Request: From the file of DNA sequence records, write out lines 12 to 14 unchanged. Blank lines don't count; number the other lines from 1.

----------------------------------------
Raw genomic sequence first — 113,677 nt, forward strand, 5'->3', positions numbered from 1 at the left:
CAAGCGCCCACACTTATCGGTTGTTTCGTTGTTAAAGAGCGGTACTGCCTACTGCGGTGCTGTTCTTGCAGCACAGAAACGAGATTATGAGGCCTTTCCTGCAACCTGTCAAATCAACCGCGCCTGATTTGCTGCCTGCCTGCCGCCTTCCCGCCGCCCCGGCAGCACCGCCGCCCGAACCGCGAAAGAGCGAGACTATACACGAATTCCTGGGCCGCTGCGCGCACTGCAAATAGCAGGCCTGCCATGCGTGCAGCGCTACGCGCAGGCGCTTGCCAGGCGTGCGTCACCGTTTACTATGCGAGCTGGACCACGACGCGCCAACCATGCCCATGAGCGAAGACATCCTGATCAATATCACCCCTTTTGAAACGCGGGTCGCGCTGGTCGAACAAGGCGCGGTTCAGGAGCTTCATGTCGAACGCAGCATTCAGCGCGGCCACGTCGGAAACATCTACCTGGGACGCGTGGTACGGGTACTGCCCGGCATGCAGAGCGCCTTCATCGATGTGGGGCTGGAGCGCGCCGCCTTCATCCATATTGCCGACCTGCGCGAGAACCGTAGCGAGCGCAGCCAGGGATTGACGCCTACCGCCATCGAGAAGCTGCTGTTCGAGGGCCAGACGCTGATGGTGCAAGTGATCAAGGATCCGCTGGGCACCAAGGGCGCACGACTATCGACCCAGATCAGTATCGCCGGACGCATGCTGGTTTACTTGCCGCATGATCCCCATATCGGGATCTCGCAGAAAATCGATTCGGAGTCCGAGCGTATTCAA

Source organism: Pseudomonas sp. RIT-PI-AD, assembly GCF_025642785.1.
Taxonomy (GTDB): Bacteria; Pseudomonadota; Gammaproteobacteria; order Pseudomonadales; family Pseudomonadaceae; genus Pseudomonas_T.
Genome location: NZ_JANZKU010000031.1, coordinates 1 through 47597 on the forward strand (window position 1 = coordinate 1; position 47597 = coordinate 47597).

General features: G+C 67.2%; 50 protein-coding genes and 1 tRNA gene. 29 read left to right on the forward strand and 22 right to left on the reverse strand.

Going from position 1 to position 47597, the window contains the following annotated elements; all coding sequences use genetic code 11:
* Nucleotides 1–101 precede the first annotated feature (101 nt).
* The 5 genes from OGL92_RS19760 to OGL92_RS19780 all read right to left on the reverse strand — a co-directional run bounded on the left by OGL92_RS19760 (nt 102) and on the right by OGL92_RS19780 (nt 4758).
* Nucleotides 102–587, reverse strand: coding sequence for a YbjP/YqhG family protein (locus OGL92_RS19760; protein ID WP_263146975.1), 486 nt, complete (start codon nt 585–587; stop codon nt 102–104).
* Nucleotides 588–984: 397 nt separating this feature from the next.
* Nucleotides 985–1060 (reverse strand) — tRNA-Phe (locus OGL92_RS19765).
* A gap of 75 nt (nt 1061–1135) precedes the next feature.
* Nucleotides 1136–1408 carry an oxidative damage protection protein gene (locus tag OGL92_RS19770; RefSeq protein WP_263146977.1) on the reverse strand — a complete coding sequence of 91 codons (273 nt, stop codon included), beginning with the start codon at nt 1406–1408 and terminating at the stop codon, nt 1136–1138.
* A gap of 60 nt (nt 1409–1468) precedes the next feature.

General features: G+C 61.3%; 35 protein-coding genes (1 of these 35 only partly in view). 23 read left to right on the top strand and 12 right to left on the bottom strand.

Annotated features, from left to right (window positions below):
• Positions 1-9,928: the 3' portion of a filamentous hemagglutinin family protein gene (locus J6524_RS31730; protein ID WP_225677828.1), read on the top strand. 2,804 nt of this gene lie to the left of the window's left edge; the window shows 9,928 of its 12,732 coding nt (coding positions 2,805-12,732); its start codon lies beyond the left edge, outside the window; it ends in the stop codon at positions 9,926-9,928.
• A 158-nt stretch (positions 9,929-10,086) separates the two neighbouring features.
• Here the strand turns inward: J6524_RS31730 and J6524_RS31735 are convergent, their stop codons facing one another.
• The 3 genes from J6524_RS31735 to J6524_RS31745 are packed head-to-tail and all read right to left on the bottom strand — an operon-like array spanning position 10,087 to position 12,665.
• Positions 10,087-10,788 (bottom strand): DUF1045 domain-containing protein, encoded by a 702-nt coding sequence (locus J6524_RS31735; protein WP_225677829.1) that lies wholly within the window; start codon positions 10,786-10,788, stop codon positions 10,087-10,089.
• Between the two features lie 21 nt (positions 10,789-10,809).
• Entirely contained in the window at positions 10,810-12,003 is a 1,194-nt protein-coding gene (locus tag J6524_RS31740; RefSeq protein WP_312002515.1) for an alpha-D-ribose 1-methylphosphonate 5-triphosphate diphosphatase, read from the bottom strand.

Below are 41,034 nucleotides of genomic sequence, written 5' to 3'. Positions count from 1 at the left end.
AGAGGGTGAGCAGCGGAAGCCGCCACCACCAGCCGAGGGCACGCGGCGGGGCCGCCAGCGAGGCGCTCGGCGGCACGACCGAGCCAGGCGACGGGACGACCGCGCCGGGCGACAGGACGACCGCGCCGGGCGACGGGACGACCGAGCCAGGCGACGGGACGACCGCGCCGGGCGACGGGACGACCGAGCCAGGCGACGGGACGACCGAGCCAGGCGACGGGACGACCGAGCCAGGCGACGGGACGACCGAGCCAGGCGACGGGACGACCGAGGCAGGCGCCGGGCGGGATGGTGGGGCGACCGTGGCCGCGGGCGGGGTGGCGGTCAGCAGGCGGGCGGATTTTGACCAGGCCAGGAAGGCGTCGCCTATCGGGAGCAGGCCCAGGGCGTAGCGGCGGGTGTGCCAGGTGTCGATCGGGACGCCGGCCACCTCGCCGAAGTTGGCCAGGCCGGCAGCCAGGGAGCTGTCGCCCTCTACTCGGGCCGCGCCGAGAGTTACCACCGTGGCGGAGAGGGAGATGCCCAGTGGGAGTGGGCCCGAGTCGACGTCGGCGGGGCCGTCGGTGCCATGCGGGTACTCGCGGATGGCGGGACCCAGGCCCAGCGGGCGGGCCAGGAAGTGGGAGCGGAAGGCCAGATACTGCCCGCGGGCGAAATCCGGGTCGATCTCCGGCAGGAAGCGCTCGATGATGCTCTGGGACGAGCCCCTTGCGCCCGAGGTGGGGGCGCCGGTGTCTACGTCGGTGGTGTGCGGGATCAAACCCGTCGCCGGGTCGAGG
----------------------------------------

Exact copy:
* Nucleotides 985–1060 (reverse strand) — tRNA-Phe (locus OGL92_RS19765).
* A gap of 75 nt (nt 1061–1135) precedes the next feature.
* Nucleotides 1136–1408 carry an oxidative damage protection protein gene (locus tag OGL92_RS19770; RefSeq protein WP_263146977.1) on the reverse strand — a complete coding sequence of 91 codons (273 nt, stop codon included), beginning with the start codon at nt 1406–1408 and terminating at the stop codon, nt 1136–1138.